Art Theft: One Of The Most Intriguing and Famous Cases in History



Art theft is an ancient and complex criminal activity. When you take a look at the a few of the most famous cases of art thefts in history, you see thoroughly prepared operations that include art dealerships, art fakers, mobsters, ransoms, and countless dollars. Here you can check out a few of the most popular cases of art theft in the history.

The First Theft:
The very first recorded case of art theft was in 1473, when two panels of altarpiece of the Last Judgment by the Dutch painter Hans Memling were stolen. While the triptych was being transferred by ship from the Netherlands to Florence, the ship was attacked by pirates who took it to the Gdansk cathedral in Poland. Nowadays, the piece is shown at the National Museum in Gdansk where it was just recently moved from the Basilica of the Presumption.

The The Majority Of Famous Theft:
The most popular story of art theft includes one of the most famous paintings on the planet and one of the most popular artists in history as a suspect. In the night of August 21, 1911, the Mona Lisa was taken out of the Louver. Soon after, Pablo Picasso was arrested and questioned by the cops, however was released rapidly.

It took about 2 years up until the mystery was solved by the Parisian police. It ended up that the 30 × 21 inch painting was taken by one of the museum staff members by the name of Vincenzo Peruggia, who just carried it concealed under his coat. Peruggia did not work alone. The criminal offense was carefully performed by a well-known con man, Eduardo de Valfierno, who was sent out by an art faker who intended to make copies and offer them as if they were the initial painting.

While Yves Chaudron, the art faker, was busy producing copies for the famous work of art, Mona Lisa was still hidden at Peruggias apartment or condo. After two years in which Peruggia did not hear from Chaudron, he attempted to make the very best from his stolen great. Eventually, Peruggia was caught by the cops while attempting to sell the painting to an art dealer from Florence, Italy. The Mona Lisa was gone back to the Louver in 1913.

The Most significant Theft in the U.S.A:
The biggest art theft in United States happened at the Isabella Stewart Gardner Museum. On the night of March 18, 1990, a group of burglars using cops uniforms broke into the museum and took thirteen paintings whose collective value was estimated at around 300 million dollars. The thieves took two paintings and one print by Rembrandt, and works of Vermeer, Manet, Degas, Govaert Flinck, along with a French and a Chinese artifact.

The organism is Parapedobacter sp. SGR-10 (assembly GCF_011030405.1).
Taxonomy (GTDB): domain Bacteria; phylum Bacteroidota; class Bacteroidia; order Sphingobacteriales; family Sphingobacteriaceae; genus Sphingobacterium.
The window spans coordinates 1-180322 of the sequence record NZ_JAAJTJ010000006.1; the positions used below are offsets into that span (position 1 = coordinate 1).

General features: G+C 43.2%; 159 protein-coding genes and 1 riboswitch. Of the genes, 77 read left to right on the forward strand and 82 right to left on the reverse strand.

Since yet, none of the paintings have actually been discovered and the case is still unsolved. Inning accordance with current reports, the FBI are investigating the possibility that the Boston Mob together with French art dealers are connected to the criminal offense.

The Scream:
The painting by Edvard Munchs, The Scream, is most likely the most looked for after painting by art burglars in history. It has actually been taken twice and was only recently recuperated. In 1994, throughout the Winter Season Olympics in Lillehammer, Norway, The Scream was taken from an Oslo gallery by two thieves who broke through an open window, set off the alarm and left a note saying: thanks for the poor security.

Three months later, the holders of the painting approached the Norwegian Government with an offer: 1 million dollars ransom for Edvard Munchs The Scream. The Federal government denied the offer, but the Norwegian police collaborated with the British Police and the Getty Museum to arrange a sting operation that brought back the painting to where it belongs.

10 years later, The Scream was taken once again from the Munch Museum. This time, the burglars used a weapon and took another of Munchs painting with them. While Museum officials waiting on the thieves to demand ransom loan, reports claimed that both paintings were burned to hide evidence. Ultimately, the Norwegian cops discovered the 2 paintings on August 31, 2006 however the facts on how they were recuperated are unknowned yet.


When you look at the some of the most popular cases of art thefts in history, you see thoroughly prepared operations that involve art dealerships, art fakers, mobsters, ransoms, and millions of dollars. The most famous story of art theft includes one of the most famous paintings in the world and one of the most popular artists in history as a suspect. The criminal offense was carefully performed by https://www.crunchbase.com/organization/kurt-criter a well-known con male, Eduardo de Valfierno, who was sent by an art faker who planned to make copies and sell them as if they were the initial painting.

Eventually, Peruggia was captured by the cops while trying to offer the painting to an art dealer from Florence, Italy. The painting by Edvard Munchs, The Scream, is probably the most looked for after painting by art burglars in history.

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